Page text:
Home Isolated Tracks

Papa Was a Rollin’ Stone written by Motown songwriters Norman Whitfield and Barrett Strong as a single for Motown act The Undisputed Truth in 1971, is still one of the greatest of all time. Later that year, Whitfield, who also produced the song, took the track and remade it as a 12-minute record for The Temptations. This version of “Papa” was released as a single in early 1972, and peaked at number 63 on the pop charts and number 24 on the R&B charts.

Beginning with an extended instrumental introduction (3:53 in length), each of the song’s three verses is separated by extended musical passages, in which Whitfield brings various instrumental textures in and out of the mix. A solo plucked bass guitar part, backed by hi-hat cymbals drumming, establishes the musical theme, a simple three-note figure; the bass is gradually joined by other instruments, including a blues guitar, wah-wah guitar, Wurlitzer Electric Piano notes, handclaps, horns, and strings; all are tied together by the ever-present bass guitar line and repeating hi-hat rhythm. A very unusual thing about this song is that it uses only one chord throughout the entire song — B-flat minor.

Here is the “ahhs” segment of The Beatles iconic “A Day In The Life” that appeared on their classic 1967 album Sgt. Pepper’s Lonely Hearts Club Band. Produced by George Martin and engineered by Geoff Emerick, there used to be some confusion to who is actually singing here but as told by Emerick in his book Here There and Everywhere: My Life Recording the Music of The Beatles: “Paul’s vocal was being dropped into the same track that contained John’s lead vocal and there was a very tight drop-out point between the two- between Paul’s ‘went into a dream’ and John’s ‘ahhhh’ that starts the next section.”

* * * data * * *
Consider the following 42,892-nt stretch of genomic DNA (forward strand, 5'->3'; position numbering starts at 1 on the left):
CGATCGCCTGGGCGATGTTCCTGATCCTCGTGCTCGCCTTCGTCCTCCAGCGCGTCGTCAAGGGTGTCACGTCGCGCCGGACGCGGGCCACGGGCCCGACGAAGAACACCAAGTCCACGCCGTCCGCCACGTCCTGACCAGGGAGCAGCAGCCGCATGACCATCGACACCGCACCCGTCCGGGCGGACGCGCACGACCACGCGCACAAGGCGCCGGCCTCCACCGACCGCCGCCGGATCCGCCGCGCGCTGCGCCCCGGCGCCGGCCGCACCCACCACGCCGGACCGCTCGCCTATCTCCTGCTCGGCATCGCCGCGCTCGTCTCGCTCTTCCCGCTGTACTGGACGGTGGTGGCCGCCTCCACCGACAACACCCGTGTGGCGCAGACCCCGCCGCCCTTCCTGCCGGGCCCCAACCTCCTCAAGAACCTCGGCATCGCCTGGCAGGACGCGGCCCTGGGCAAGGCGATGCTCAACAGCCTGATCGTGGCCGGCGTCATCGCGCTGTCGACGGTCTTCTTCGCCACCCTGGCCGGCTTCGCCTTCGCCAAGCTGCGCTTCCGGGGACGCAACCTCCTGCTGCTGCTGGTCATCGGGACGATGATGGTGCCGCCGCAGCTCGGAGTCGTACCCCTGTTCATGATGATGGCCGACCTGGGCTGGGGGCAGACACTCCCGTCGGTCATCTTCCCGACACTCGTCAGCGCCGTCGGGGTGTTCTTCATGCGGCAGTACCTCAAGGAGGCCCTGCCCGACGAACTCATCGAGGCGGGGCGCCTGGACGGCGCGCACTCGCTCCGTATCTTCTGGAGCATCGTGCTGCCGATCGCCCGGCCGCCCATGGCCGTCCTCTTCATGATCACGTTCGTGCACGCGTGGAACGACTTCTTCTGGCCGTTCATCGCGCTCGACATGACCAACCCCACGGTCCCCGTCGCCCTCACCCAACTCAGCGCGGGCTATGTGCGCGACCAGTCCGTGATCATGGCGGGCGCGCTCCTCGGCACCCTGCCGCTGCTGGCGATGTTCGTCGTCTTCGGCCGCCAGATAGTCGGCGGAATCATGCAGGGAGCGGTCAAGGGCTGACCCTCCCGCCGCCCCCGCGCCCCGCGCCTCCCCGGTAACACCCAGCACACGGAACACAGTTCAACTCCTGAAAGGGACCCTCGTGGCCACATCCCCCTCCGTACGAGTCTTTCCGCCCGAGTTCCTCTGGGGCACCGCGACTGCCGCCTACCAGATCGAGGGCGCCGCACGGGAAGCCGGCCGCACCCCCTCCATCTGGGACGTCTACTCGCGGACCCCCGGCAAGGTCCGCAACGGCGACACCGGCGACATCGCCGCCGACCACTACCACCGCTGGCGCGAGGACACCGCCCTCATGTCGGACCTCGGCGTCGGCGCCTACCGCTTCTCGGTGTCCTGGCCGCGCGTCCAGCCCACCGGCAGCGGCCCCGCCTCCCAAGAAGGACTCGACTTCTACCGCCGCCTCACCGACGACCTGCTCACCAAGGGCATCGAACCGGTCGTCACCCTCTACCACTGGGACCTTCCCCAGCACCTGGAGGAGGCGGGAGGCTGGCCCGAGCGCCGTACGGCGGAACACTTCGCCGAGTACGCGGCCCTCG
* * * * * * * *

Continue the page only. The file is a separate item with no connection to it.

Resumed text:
When Lukas Graham’s 7 Years hit #1 on the UK Singles Chart, it became the first chart-topper by a Danish act since Aqua’s Turn Back Time in 1998. The music video has received over 230 million views while the lyric video has received over 80 million views as of June 2016. Along with the UK, the song also hit #1 in Denmark, Sweden, Austria, Australia, New Zealand, Ireland, the UK, and Canada.

Steve Miller’s Fly Like an Eagle went to number 2 on the Billboard Hot 100 chart during the week of March 12, 1977, kept from the top spot by “Evergreen (Love Theme from A Star Is Born)” by Barbra Streisand. The single edit can be found on Greatest Hits (1974–1978). Live and on the radio, it’s usually played in tandem with Space Intro, but the song also segues into Wild Mountain Honey.

Written by Pete Seeger in the late 1950s, Turn! Turn! Turn! (To Everything There Is a Season) really made its mark in late 1965 when it was covered by The Byrds. The lyrics, except for the title which is repeated throughout the song, and the final verse of the song, are adapted word-for-word from Chapter 3 of the Book of Ecclesiastes, set to music and recorded in 1962. The recording of the song reputedly took 78 takes, spread over five days of recording and likely created a few Biblical-sized arguments of their own in the studio.

Check out what they used to call “magic” in the studio from Gene Clark, David Crosby, Jim McGuinn.

American Woman by Canadian rock band The Guess Who, was first released in January 1970 on the album of the same name and later in March as a single, which reached No. 1 on the Billboard Hot 100. Backed with “No Sugar Tonight,” Billboard ranked it as the No. 3 record of 1970.

Shortly after its release, The Guess Who were invited to play at the White House. Because of its supposed anti-American lyrics, Pat Nixon asked that they not play “American Woman”.

Twenty One Pilots released single “Stressed Out” off their album Blurryface, released in 2015. The track went to #2 on the Billboard Hot 100 and the album debuted at #1 on the Billboard Top 200 Albums chart. The track was recorded at Can Am in Tarzana, California and produced by Mike Elizondo.